Damp is an issue which all properties face at some point and it can be both damaging to our health and damaging to the buildings that it affects. However, it can be addressed, the risks can be avoided and there are methods to prevent it from being a problem.
Ventilation is the key to reducing damp and it's quite simple to achieve. Leaving windows open, turning on ventilation systems and ensuring wet areas are thoroughly dried out is all it really takes. A good ventilation system with an extractor fan is a must for kitchens and bathroom areas.
Making sure that residential and office furniture is moved away from walls and windows during colder months may not prevent damp but it will reduce the likelihood of damp causing damage to furniture and discourage the build up of mould.
Damp isn't just an issue in residential properties; damp is frequently encountered in offices and can be just as big an issue. As offices can be unoccupied for longer periods it is important that the temperature not drop too low. Cleaning of windows is important to prevent condensation buildup (and also to make for a happy work environment) and, as at home, opening windows will allow air to flow more freely and reduce the risk of damp problems.
Sources of Damp
Surprisingly, one common source of damp is ventilation systems - this is because they are rarely cleaned properly. Clogged up ventilation systems will force damp and mould to remain on the property. Clean extractor fans several times a year as a minimum and if damp remains a problem then consider replacing fans and ducting with larger sizes.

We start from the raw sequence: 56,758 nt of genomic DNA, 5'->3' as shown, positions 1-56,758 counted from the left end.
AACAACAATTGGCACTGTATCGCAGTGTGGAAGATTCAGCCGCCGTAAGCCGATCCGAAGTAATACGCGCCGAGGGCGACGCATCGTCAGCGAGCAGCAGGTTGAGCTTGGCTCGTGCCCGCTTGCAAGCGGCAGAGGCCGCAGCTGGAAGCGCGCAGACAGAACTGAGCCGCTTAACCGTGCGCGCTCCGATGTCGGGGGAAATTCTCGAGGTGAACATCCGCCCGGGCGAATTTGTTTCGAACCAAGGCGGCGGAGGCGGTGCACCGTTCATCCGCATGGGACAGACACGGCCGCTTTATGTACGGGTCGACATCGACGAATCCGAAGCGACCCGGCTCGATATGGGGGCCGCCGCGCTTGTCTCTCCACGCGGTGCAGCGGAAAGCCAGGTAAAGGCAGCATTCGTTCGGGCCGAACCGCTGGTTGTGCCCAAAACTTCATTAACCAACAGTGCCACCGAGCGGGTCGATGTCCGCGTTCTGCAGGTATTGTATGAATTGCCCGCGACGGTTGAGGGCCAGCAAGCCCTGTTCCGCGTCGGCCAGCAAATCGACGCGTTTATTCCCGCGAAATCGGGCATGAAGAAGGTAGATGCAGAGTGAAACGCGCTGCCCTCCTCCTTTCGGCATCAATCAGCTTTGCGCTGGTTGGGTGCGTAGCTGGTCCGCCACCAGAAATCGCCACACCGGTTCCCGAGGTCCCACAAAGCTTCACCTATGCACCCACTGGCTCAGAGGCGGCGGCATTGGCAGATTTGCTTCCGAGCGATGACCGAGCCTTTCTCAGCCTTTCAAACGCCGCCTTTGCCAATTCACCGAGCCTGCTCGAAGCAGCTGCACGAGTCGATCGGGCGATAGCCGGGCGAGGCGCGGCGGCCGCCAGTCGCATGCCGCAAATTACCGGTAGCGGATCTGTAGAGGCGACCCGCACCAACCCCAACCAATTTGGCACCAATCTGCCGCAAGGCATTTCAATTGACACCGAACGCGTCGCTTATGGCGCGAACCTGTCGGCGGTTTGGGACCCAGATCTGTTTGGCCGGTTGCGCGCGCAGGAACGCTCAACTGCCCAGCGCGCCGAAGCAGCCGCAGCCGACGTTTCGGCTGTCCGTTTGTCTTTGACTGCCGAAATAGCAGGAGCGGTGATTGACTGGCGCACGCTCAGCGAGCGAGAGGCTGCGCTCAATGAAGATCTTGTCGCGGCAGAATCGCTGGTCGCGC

Check your pipes. Leaky or blocked pipes will mean that more moisture will stay in the room. Check cladding, concrete walls and flooring for damp patches which might indicate that moisture is making its way through. As winter approaches check for leaves and plants which may be blocking drains and pipes.
In older buildings some of the modern methods we use for heating can add to damp issues. Double-glazed windows will increase relative humidity and may lead to damp if air isn't able to flow freely.
Obtaining a hygrometer may help you identify rooms with high humidity and a dehumidifier can reduce condensation issues but it doesn't fully address damp problems. Running a dehumidifier can be expensive so it is wise to select one which is Energy Certified.
There are many tools and installations which will combat damp. Use a waterproof sealant to fix concrete problems and replace tiles if they are broken. Improved drainage, albeit expensive, is one solution for ground floor spaces which are prone to flooding or have a history of drainage issues.
In wet areas like kitchens and bathrooms one easy fix is to use an automatic extractor fan which will turn on when steam and high humidity is detected. Condensation which forms on windows should be cleared quickly to minimize the chance of black mould developing.
It is wise to regularly inspect insulation for signs of water damage. If insulation isn't kept dry, there is a strong change of damp developing. Similarly, make sure that wooden frames and beams aren't rotting. Treat these issues at the first opportunity. If wooden doors or frames are showing signs of rot then consider fitting a weatherboard.
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